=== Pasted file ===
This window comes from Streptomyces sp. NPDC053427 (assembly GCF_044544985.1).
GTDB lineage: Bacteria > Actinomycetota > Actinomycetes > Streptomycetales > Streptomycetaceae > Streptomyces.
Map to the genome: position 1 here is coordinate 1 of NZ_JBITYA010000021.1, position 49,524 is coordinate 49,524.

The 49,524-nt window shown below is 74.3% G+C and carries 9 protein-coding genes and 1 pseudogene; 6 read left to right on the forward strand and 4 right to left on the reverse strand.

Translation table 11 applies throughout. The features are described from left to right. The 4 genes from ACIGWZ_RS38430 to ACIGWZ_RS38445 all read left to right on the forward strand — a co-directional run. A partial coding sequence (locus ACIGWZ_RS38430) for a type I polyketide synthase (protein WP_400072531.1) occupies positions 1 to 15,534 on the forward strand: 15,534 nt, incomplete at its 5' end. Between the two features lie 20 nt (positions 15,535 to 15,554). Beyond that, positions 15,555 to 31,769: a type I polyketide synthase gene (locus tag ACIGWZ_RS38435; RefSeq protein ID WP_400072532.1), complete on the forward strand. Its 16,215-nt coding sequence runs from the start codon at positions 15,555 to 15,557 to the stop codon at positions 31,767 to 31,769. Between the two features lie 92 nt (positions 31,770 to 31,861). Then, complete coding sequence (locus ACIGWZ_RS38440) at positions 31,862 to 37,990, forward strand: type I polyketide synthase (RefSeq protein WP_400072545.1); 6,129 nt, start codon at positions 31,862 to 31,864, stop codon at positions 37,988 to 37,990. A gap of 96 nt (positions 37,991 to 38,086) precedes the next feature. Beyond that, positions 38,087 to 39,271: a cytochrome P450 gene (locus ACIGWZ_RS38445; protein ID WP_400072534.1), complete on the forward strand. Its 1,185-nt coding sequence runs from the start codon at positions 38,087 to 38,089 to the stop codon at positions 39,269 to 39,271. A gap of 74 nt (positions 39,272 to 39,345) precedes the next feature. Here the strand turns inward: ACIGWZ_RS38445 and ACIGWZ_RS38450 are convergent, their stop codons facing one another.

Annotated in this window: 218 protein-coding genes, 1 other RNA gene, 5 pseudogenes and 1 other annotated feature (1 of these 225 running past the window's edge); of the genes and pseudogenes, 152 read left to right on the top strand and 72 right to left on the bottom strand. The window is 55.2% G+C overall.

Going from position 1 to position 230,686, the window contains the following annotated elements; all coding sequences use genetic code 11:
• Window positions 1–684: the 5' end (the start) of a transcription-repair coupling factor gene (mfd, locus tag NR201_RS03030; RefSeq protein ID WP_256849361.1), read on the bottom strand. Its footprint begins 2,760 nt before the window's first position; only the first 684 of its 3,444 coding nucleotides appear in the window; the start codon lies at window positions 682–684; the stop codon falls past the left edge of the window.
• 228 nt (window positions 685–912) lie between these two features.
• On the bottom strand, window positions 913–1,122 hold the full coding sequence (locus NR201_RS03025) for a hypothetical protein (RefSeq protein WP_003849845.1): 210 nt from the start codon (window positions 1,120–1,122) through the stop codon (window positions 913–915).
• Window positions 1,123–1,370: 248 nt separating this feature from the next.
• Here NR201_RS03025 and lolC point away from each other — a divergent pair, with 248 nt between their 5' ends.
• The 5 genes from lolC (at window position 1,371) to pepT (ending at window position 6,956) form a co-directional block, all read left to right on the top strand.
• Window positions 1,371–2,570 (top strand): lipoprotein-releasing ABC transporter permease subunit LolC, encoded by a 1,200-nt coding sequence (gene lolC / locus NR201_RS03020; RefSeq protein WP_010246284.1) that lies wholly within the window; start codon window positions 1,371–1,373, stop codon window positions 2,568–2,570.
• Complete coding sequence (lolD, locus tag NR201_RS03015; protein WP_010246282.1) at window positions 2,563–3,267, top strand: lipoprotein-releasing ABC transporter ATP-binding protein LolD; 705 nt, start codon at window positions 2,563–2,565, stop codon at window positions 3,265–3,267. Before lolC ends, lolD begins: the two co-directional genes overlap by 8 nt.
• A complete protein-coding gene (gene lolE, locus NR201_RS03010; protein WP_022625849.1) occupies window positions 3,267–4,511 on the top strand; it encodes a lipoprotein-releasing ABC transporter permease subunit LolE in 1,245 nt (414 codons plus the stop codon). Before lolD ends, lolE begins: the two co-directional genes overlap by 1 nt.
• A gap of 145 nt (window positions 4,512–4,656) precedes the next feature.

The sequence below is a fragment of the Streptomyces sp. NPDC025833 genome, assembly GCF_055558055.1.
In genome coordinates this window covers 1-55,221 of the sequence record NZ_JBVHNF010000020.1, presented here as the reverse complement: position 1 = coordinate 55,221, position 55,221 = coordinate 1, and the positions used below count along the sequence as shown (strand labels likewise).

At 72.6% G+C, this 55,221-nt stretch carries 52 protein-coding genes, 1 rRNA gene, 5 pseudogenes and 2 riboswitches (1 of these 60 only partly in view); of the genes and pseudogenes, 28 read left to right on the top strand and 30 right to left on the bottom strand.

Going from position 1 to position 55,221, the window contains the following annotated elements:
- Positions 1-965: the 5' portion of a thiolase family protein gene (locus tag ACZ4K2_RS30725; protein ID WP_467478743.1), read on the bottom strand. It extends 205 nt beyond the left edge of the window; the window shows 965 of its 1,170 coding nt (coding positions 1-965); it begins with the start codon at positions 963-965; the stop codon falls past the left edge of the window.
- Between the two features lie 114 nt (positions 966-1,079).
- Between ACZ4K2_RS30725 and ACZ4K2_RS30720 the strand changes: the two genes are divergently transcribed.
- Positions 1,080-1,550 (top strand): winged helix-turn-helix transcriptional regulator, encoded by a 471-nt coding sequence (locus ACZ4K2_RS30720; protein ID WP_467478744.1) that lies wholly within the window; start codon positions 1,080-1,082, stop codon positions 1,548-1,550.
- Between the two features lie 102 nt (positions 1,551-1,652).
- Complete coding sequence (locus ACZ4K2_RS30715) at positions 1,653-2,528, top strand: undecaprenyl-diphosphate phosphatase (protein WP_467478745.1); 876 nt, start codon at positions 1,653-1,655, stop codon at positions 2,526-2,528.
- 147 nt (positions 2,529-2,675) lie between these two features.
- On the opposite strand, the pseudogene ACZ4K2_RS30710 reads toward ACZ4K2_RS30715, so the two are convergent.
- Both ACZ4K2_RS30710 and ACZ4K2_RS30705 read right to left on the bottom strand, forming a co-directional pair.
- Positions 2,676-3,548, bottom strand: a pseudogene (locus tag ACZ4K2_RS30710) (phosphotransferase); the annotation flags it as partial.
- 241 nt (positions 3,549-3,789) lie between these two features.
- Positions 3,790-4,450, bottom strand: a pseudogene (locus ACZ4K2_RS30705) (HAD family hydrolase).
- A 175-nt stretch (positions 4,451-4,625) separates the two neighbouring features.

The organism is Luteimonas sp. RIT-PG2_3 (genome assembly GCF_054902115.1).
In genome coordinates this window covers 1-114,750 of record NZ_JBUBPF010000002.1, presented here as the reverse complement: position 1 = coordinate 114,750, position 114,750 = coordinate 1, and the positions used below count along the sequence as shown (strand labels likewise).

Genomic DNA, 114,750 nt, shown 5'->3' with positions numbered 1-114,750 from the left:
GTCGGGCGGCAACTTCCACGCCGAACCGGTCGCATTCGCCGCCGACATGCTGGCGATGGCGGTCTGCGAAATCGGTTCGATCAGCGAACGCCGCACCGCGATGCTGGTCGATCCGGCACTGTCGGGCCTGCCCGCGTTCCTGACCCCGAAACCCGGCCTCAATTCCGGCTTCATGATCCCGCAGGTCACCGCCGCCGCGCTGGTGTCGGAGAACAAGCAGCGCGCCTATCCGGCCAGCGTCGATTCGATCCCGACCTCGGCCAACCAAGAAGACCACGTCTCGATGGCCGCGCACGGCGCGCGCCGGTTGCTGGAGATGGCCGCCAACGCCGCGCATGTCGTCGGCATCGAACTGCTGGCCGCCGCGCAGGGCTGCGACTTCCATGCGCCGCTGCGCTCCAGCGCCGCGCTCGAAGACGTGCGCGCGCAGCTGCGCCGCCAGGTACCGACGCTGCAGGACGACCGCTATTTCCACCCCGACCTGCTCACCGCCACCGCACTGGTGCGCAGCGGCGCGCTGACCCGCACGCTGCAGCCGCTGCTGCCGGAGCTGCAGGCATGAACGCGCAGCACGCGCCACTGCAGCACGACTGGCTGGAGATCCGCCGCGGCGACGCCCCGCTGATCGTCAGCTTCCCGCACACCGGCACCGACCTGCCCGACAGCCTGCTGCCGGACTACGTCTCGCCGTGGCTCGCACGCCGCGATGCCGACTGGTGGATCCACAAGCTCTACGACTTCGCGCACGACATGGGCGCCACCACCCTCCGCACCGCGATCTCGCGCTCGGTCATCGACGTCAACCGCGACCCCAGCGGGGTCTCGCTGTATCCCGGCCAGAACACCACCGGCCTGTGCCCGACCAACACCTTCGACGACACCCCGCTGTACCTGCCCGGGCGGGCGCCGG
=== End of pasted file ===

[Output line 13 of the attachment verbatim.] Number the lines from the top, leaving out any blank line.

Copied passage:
• The 5 genes from lolC (at window position 1,371) to pepT (ending at window position 6,956) form a co-directional block, all read left to right on the top strand.